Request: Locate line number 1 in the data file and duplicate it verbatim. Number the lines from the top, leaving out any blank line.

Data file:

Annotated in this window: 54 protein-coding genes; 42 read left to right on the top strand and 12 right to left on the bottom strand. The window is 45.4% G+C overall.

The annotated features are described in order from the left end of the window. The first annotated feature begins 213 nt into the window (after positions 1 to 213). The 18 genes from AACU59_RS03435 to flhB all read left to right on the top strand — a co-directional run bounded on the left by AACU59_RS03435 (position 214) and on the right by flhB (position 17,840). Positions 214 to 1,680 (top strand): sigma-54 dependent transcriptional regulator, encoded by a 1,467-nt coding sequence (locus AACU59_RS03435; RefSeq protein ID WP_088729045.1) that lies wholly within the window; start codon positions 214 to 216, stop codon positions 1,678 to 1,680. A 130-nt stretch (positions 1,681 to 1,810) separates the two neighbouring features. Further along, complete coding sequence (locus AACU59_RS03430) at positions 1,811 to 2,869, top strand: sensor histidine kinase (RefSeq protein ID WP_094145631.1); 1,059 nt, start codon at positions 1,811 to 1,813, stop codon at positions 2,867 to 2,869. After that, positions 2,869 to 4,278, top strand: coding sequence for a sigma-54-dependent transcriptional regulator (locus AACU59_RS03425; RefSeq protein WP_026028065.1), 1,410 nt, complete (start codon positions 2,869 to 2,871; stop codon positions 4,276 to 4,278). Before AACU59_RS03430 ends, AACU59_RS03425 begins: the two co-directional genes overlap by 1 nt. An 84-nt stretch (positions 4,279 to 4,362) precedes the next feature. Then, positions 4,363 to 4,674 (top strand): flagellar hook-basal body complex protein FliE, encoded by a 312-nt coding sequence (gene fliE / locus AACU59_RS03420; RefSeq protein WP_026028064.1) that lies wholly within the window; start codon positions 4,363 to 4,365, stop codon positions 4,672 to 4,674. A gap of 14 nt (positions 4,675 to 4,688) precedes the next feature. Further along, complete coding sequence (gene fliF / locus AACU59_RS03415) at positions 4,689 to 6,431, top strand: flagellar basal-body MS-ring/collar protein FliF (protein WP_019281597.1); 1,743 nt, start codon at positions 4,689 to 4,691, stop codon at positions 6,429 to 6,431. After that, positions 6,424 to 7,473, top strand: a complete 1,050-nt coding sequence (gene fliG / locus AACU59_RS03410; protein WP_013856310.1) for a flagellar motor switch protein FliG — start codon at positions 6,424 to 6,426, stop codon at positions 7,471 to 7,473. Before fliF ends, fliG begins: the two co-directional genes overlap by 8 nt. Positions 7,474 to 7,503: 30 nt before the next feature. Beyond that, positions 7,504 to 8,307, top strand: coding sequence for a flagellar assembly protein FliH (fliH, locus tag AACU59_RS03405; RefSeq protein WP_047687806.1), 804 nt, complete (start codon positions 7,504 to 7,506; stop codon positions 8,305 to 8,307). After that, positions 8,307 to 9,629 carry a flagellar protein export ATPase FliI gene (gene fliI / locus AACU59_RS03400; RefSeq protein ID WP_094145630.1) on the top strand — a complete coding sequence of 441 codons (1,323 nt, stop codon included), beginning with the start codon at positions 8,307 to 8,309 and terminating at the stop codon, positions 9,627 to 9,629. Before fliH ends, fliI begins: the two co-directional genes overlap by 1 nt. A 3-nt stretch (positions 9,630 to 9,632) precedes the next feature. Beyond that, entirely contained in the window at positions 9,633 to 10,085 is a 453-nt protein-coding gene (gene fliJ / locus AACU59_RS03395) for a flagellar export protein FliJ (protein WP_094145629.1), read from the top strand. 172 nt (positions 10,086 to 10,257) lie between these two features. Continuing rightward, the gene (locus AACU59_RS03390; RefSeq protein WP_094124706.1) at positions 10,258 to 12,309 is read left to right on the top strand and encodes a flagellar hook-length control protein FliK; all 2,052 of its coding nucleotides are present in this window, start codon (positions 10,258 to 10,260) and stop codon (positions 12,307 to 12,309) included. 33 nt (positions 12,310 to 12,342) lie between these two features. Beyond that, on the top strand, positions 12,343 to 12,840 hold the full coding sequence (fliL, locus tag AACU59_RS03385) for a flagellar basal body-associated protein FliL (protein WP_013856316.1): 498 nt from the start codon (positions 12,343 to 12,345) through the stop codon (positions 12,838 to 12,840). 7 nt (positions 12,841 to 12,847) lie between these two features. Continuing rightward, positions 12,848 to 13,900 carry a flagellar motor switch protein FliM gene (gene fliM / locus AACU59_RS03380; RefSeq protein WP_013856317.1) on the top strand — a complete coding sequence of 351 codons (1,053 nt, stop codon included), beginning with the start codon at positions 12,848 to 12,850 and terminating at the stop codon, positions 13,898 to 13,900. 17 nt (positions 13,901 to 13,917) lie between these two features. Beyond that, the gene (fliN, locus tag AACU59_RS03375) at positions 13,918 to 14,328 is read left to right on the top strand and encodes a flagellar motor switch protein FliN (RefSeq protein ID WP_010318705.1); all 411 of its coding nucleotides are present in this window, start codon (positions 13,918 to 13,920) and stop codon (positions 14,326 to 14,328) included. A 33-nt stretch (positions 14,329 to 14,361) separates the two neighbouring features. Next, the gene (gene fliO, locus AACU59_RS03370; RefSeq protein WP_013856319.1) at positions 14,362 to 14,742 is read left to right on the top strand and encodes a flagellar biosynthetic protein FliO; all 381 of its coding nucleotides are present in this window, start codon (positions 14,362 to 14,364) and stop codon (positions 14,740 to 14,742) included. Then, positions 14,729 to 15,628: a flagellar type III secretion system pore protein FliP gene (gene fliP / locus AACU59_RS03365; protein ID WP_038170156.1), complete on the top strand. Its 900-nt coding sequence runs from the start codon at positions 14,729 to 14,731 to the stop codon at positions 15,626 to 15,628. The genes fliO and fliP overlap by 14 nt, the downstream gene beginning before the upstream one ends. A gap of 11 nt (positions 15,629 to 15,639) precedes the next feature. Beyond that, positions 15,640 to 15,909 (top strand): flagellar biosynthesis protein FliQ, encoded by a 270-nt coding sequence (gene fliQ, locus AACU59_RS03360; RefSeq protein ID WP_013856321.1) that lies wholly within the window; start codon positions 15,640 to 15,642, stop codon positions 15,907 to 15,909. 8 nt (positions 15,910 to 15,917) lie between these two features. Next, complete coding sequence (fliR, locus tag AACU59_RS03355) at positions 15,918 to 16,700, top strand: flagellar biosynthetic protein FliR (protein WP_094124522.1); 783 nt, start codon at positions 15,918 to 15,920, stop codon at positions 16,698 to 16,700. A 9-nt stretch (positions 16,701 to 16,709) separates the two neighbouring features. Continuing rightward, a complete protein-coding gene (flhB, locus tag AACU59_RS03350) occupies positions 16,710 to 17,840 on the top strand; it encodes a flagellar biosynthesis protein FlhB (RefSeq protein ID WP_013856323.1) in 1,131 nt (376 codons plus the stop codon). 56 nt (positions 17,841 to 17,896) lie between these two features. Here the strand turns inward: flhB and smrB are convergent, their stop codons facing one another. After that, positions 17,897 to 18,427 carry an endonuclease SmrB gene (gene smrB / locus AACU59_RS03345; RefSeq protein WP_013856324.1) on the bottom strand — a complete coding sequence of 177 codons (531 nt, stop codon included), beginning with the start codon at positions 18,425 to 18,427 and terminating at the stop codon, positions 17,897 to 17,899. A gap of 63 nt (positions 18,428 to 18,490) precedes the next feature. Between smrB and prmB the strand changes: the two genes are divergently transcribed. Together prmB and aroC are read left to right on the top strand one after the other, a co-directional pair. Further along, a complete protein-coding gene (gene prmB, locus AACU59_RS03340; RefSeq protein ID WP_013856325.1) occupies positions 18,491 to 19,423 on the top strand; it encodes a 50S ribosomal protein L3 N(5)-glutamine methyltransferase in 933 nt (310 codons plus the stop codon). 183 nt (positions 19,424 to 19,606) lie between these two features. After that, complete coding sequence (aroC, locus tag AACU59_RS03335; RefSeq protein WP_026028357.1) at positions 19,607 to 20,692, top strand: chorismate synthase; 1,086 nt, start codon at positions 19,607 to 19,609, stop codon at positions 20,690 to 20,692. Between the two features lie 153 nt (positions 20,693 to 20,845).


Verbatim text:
Annotated in this window: 54 protein-coding genes; 42 read left to right on the top strand and 12 right to left on the bottom strand. The window is 45.4% G+C overall.